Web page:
In unflinching prose, Chadburn weaves a story of haunted mercy, of bitter dysfunction, of the complicated and contradictory relationship between cruelty and desire that bristles under the skin of humanity.
This is a difficult, breathtaking book that holds up a mirror to the tragedy of existence and demands we look.”
This “addictive and headlong” (Lauren Groff) debut novel traces the too-short life of a woman cast out by society and transformed by death into an agent of justice—or mercy.
Marina Salles’s life does not end the day she wakes up dead.
Instead, in the course of a moment, she is transformed into the stuff of myth, the stuff of her grandmother’s old Filipino stories—an aswang, a creature of mystery and vengeance. She spent her time on earth on the margins; shot like a pinball through a childhood of loss, she was a veteran of Child Protective Services and a survivor, but always reacting, watching from a distance, understanding very little of her own life, let alone the lives of others. Death brings her into the hearts and minds of those she has known—even her killer—as she accesses their memories and sees anew the meaning of her own. In her nine days as an aswang, while she considers whether to exact vengeance on her killer, she also traces back, finally able to see what led these two lost souls to a crushingly inevitable conclusion.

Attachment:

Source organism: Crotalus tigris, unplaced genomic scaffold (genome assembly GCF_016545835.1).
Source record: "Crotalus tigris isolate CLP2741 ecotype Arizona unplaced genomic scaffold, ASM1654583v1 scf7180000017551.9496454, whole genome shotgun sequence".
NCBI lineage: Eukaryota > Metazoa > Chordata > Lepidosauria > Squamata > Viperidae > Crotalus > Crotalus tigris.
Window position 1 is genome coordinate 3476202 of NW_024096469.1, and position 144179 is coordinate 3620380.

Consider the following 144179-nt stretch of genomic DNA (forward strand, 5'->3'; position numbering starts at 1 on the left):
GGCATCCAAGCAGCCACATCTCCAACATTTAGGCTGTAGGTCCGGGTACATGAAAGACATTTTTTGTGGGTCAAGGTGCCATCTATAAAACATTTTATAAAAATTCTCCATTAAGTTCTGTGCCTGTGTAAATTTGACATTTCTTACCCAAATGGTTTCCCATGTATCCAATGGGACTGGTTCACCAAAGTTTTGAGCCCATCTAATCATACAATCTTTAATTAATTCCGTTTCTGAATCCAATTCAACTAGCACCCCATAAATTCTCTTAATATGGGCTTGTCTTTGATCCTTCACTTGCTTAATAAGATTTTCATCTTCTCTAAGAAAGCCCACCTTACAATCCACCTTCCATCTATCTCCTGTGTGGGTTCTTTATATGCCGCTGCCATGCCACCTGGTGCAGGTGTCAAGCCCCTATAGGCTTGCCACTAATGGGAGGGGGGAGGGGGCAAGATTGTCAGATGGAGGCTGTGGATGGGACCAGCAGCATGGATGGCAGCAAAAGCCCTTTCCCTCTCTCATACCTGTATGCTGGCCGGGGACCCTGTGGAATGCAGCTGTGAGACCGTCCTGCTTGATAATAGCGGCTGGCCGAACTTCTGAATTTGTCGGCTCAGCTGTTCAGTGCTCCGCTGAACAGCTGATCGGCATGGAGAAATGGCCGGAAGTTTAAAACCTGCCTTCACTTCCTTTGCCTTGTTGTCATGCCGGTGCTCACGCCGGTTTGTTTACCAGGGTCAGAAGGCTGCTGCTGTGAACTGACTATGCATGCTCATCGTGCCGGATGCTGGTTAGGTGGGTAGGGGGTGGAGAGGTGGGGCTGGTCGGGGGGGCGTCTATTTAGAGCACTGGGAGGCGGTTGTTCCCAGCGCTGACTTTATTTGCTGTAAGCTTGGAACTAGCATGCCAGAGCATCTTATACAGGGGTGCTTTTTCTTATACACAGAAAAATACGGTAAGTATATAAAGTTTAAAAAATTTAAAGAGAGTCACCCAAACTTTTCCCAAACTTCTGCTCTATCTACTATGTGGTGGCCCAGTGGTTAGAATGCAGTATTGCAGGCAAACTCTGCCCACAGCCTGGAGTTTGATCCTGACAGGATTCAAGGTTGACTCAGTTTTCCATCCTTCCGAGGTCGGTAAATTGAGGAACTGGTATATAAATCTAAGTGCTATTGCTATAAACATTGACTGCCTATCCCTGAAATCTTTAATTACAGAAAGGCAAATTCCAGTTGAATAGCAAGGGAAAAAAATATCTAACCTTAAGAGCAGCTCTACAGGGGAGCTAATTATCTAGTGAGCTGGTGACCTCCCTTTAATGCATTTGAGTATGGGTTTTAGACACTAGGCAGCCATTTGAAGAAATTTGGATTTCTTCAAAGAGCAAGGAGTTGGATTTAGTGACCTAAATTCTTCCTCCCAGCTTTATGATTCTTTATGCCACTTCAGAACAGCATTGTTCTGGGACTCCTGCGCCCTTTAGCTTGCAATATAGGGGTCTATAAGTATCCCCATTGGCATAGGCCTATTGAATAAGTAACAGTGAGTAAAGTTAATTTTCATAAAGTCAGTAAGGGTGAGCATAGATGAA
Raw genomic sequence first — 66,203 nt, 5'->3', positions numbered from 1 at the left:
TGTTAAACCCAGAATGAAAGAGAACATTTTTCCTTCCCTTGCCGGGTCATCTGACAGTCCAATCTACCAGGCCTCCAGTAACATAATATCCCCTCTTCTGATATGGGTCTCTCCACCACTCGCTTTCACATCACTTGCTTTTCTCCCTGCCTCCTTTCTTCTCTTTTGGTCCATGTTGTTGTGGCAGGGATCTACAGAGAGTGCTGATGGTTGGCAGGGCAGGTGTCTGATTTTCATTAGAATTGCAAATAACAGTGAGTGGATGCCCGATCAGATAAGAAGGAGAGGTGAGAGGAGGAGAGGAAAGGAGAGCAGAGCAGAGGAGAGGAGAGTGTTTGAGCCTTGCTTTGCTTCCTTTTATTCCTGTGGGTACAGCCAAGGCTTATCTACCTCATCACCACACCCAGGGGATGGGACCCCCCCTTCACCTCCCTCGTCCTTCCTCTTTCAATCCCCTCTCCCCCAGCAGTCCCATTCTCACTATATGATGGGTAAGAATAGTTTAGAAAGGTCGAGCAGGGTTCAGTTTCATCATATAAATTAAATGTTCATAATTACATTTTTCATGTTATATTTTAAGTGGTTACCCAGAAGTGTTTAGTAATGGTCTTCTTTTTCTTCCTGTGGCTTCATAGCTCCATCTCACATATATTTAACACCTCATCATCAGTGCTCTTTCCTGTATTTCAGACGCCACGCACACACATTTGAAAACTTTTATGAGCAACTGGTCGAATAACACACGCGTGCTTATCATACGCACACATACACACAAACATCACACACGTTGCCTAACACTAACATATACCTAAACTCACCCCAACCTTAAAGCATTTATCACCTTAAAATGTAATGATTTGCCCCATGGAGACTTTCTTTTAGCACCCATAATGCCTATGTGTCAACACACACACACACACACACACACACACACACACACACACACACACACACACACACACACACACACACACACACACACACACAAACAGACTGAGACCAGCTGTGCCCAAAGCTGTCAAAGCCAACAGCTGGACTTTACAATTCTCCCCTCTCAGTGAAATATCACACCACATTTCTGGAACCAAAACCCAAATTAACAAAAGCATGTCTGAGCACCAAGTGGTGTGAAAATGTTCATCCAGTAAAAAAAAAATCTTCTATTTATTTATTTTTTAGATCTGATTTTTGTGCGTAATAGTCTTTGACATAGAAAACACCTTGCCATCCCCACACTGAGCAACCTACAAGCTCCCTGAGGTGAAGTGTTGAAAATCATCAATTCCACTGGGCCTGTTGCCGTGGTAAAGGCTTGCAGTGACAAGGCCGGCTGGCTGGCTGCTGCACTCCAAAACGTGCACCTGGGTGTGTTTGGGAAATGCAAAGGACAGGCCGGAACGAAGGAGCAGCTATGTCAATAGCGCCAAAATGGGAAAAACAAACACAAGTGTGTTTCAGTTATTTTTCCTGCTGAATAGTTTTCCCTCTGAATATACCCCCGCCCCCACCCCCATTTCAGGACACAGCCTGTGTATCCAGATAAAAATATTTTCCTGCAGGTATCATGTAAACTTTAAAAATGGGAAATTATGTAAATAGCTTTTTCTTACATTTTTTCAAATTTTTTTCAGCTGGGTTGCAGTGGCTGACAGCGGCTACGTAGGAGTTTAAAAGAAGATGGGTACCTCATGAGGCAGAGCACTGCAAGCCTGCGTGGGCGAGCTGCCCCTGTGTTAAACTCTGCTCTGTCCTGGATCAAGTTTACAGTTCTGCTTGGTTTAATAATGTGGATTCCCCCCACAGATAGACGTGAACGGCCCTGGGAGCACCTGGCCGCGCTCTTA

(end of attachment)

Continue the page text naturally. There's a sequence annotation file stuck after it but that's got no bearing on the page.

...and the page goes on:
In A Tiny Upward Shove, the debut novelist Melissa Chadburn charts the heartbreaking journeys of two of society’s castoffs as they make their way to each other and their roles as criminal and victim. What does it mean to be on the brink? When are those moments that change not only our lives but our very selves? And how, in this impossible world, full of cruelty and negligence, can we rouse ourselves toward mercy?